A major criticism of David Lewis’ counterfactual theory of causation is that it allows too many things to count as causes, especially since Lewis allows, in addition to events, absences to be causes as well. Peter Menzies has advanced this concern under the title “the problem of profligate causation.” In this paper, I argue that the problem of profligate causation provides resources for exposing a tension between Lewis’ acceptance of absence causation and his modal realism. The result (...) is a different problem of profligate causation—one that attacks the internal consistency of Lewisian metaphysics rather than employing common sense judgments or intuitions that conflict with Lewis’ extensive list of causes. (shrink)
David Lewis claims that his theory of modality successfully reduces modal items to nonmodal items. This essay will clarify this claim and argue that it is true. This is largely an exercise within ‘Ludovician Polycosmology’: I hope to show that a certain intuitive resistance to the reduction and a set of related objections misunderstand the nature of the Ludovician project. But these results are of broad interest since they show that would-be reductionists have more formidable argumentative resources than is (...) often thought. Lewis’s reduction depends on a set of methodological commitments each of which is fairly plausible or at least currently popular, and none of which is particular to modality. The choice of which of these commitments to reject I leave to the discerning antireductionist. The essay proceeds as follows: §1 discusses reduction generally and one or two relevant puzzles; §2 discusses Lewis’s reduction in particular; the longest section, §3 replies to four objections. (shrink)
In “What Puzzling Pierre Does not Believe”, Lewis (, 412‐4) argues that the sentences (1) Pierre believes that London is pretty and (2) Pierre believes that London is not pretty both truly describe Kripke’s well‐known situation involving puzzling Pierre (). Lewis also argues that this situation is not one according to which Pierre believes either the proposition (actually) expressed by (3) London is pretty or the proposition (actually) expressed by (4) London is not pretty. These claims, Lewis (...) suggests, provide a starting point from which a correct resolution of Kripke’s puzzles about belief () can be developed. At the end of his paper (, p. 414‐7), Lewis considers and replies to a number of potential objections to his position. According to one of these, Lewis’s contentions regarding (1)‐(4) cannot all be true because ‘believes that’ and ‘believes the proposition that’ are synonymous. Although the objection Lewis considers is unsound and his response to it correct, a minor variant of that objection provides significant reason to be skeptical of his contentions. This variant, moreover, is not persuasively addressed by anything either Lewis or any other well‐known defender of this sort of view (such as Stalnaker ) has had to say on the matter. All of this is relevant, moreover, not 2 only when it comes to assessing Lewis’s contentions regarding (1)‐ (4), but also when it comes to drawing lessons from certain standard objections to the view that the propositional objects of belief and assertion are sets of metaphysically possible worlds. (shrink)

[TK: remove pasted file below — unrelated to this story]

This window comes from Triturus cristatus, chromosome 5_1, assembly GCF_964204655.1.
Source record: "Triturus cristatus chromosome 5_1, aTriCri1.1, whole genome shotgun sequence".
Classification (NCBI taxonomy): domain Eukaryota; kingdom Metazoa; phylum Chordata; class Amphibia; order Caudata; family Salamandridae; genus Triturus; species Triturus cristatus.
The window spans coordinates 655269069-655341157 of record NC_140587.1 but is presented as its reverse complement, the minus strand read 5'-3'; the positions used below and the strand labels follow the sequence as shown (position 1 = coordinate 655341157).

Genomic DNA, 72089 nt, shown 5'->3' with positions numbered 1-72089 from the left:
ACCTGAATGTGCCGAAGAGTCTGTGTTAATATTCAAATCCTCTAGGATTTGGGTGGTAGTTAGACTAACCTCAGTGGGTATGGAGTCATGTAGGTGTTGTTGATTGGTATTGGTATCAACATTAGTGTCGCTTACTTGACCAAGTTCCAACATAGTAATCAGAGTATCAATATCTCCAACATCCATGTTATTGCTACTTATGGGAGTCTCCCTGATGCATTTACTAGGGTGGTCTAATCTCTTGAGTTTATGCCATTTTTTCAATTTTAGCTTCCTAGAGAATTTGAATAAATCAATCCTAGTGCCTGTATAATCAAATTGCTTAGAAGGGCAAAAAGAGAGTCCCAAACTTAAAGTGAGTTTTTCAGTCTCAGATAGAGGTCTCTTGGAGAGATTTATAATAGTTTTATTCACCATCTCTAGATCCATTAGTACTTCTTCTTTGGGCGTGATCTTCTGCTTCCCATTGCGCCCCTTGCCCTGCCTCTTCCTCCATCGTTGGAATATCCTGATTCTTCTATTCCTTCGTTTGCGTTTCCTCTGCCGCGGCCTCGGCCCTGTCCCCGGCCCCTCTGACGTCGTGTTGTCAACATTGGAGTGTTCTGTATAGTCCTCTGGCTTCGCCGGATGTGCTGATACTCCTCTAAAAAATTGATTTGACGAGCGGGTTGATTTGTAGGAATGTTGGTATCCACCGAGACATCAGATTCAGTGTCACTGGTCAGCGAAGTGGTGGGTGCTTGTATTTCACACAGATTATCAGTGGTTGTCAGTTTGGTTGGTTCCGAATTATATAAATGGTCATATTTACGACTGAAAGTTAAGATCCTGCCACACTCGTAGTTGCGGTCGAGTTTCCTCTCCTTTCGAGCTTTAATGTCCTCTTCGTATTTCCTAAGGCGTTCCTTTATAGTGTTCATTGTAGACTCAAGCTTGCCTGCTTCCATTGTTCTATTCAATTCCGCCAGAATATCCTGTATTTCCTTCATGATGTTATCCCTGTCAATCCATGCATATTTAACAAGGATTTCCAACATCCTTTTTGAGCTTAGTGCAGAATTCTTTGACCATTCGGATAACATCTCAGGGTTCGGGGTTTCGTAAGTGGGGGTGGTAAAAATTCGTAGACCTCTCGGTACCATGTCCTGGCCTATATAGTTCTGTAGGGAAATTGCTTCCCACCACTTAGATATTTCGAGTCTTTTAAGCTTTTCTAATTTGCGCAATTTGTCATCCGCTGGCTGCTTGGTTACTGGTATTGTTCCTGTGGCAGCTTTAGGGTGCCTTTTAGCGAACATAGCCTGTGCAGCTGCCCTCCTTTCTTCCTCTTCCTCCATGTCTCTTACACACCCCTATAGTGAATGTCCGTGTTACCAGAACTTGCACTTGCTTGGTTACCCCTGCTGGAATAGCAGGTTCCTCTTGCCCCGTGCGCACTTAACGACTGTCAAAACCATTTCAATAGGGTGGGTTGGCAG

This paper examines a promising probabilistic theory of singular causation developed by David Lewis. I argue that Lewis' theory must be made more sophisticated to deal with certain counterexamples involving pre-emption. These counterexamples appear to show that in the usual case singular causation requires an unbroken causal process to link cause with effect. I propose a new probabilistic account of singular causation, within the framework developed by Lewis, which captures this intuition.
Helen Beebee has recently argued that David Lewis’s account of compatibilism, so-called local miracle compatibilism (LMC), allows for the possibility that agents in deterministic worlds have the ability to break or cause the breaking of a law of nature. Because Lewis’s LMC allows for this consequence, Beebee claims that LMC is untenable and subsequently that Lewis’s criticism of van Inwagen’s Consequence Argument for incompatibilism is substantially weakened. I review Beebee’s argument against Lewis’s thesis and argue (...) that Beebee has not refuted LMC and concomitantly has not demonstrated that Lewis’s criticism of the Consequence Argument fails. (shrink)
In his metaphysical summa of 1986, The Plurality of Worlds, David Lewis famously defends a doctrine he calls ‘modal realism’, the idea that to account for the fact that some things are possible and some things are necessary we must postulate an infinity possible worlds, concrete entities like our own universe, but cut off from us in space and time. Possible worlds are required to account for the facts of modality without assuming that modality is primitive – that there (...) are irreducibly modal facts. We argue that on one reading, Lewis’s theory licenses us to assume maverick possible worlds which spread through logical space gobbling up all the rest. Because they exclude alternatives, these worlds result in contradictions, since different spread worlds are incompatible with one another. Plainly Lewis’s theory must be amended to exclude these excluders. But, we maintain, this cannot be done without bringing in modal primitives. And once we admit modal primitives, bang goes the rationale for Lewis’s modal realism. (shrink)